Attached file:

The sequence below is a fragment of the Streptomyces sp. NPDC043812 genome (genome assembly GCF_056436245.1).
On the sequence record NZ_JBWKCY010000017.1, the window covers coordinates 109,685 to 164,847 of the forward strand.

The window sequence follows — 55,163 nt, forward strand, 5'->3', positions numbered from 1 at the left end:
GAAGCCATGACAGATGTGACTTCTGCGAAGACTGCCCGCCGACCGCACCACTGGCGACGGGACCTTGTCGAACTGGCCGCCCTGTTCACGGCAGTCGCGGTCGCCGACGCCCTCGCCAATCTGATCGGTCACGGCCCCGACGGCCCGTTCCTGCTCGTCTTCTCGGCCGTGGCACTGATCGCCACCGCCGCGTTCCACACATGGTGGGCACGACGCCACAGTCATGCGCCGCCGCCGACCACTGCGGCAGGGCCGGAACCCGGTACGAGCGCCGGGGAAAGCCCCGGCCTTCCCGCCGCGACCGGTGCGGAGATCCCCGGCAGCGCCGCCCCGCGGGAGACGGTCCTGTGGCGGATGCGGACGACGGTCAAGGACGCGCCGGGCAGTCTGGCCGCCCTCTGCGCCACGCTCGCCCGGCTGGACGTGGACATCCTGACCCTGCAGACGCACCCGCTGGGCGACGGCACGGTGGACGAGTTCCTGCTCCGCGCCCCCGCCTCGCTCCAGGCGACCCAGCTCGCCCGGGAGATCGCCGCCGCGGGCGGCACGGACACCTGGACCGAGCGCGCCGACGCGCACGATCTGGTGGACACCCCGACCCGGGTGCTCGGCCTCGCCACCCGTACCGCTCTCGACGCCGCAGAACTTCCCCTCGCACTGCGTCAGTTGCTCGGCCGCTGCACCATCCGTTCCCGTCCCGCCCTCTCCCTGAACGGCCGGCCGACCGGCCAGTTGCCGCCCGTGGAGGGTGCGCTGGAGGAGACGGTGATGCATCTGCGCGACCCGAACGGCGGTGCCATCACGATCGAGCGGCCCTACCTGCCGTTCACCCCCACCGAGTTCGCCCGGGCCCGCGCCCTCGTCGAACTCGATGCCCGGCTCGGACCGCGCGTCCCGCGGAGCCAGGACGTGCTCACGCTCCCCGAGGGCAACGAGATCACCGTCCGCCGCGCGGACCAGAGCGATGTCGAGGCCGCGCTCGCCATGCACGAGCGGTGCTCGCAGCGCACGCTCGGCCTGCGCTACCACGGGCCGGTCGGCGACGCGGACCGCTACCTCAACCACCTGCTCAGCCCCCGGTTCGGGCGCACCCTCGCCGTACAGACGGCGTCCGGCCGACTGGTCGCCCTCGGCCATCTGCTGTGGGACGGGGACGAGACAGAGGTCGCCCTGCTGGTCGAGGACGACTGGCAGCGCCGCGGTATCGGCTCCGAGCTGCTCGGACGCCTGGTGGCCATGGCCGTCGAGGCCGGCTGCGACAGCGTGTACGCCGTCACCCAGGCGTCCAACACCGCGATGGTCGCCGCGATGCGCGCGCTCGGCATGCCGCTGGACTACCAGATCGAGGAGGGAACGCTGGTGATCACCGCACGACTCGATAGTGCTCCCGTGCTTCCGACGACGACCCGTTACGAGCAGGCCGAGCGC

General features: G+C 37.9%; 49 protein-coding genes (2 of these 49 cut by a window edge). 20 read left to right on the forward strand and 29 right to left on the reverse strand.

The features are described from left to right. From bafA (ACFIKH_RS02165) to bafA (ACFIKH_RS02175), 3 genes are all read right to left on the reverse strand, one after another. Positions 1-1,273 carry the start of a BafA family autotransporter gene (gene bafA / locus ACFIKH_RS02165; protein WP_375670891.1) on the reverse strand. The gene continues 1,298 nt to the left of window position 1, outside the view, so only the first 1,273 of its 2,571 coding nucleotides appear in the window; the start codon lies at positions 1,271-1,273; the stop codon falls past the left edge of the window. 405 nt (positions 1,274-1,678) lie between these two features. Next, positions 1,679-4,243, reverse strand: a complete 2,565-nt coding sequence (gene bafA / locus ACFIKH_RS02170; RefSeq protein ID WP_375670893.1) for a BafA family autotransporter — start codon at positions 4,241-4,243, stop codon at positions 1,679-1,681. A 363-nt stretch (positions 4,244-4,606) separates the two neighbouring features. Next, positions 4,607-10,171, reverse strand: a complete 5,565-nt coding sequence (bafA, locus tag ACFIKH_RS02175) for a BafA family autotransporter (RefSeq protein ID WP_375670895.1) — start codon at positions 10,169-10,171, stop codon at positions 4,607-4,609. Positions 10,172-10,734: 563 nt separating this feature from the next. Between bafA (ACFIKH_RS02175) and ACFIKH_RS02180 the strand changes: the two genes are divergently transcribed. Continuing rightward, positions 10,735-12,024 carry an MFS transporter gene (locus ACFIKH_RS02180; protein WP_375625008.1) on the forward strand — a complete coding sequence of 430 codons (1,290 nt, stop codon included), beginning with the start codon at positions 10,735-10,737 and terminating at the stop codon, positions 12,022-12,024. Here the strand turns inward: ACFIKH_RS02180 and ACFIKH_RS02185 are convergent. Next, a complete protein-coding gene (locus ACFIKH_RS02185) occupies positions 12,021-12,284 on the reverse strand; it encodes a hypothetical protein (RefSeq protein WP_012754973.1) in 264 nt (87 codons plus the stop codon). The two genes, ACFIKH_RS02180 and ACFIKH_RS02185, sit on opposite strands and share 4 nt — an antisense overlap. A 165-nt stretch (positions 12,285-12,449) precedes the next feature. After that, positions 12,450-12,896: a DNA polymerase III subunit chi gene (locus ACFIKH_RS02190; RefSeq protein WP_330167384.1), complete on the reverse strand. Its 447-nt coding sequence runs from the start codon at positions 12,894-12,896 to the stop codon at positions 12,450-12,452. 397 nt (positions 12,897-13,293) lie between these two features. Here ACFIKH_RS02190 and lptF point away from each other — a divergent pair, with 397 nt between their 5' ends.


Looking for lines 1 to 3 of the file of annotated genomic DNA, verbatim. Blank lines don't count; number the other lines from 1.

The sequence below is a fragment of the Streptomyces sp. NPDC043812 genome (genome assembly GCF_056436245.1).
On the sequence record NZ_JBWKCY010000017.1, the window covers coordinates 109,685 to 164,847 of the forward strand.

The window sequence follows — 55,163 nt, forward strand, 5'->3', positions numbered from 1 at the left end: